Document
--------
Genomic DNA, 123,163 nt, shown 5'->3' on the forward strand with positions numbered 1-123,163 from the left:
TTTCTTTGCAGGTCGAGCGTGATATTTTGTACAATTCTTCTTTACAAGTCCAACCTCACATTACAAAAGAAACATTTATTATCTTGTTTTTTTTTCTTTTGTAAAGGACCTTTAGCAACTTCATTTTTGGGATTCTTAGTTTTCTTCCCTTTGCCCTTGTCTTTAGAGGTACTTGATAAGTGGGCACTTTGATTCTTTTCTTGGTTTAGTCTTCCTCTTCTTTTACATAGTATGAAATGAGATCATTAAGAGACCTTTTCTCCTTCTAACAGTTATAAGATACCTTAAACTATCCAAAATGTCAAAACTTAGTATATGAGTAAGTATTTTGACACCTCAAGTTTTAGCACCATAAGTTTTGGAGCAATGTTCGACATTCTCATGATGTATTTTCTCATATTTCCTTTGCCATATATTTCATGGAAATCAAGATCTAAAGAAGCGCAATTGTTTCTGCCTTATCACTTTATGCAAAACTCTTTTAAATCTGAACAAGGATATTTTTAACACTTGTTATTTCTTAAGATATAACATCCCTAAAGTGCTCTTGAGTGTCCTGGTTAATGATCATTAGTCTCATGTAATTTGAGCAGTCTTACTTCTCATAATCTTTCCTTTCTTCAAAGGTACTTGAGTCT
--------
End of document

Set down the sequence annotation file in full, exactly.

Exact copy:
Genomic DNA, 123,163 nt, shown 5'->3' on the forward strand with positions numbered 1-123,163 from the left:
TTTCTTTGCAGGTCGAGCGTGATATTTTGTACAATTCTTCTTTACAAGTCCAACCTCACATTACAAAAGAAACATTTATTATCTTGTTTTTTTTTCTTTTGTAAAGGACCTTTAGCAACTTCATTTTTGGGATTCTTAGTTTTCTTCCCTTTGCCCTTGTCTTTAGAGGTACTTGATAAGTGGGCACTTTGATTCTTTTCTTGGTTTAGTCTTCCTCTTCTTTTACATAGTATGAAATGAGATCATTAAGAGACCTTTTCTCCTTCTAACAGTTATAAGATACCTTAAACTATCCAAAATGTCAAAACTTAGTATATGAGTAAGTATTTTGACACCTCAAGTTTTAGCACCATAAGTTTTGGAGCAATGTTCGACATTCTCATGATGTATTTTCTCATATTTCCTTTGCCATATATTTCATGGAAATCAAGATCTAAAGAAGCGCAATTGTTTCTGCCTTATCACTTTATGCAAAACTCTTTTAAATCTGAACAAGGATATTTTTAACACTTGTTATTTCTTAAGATATAACATCCCTAAAGTGCTCTTGAGTGTCCTGGTTAATGATCATTAGTCTCATGTAATTTGAGCAGTCTTACTTCTCATAATCTTTCCTTTCTTCAAAGGTACTTGAGTCT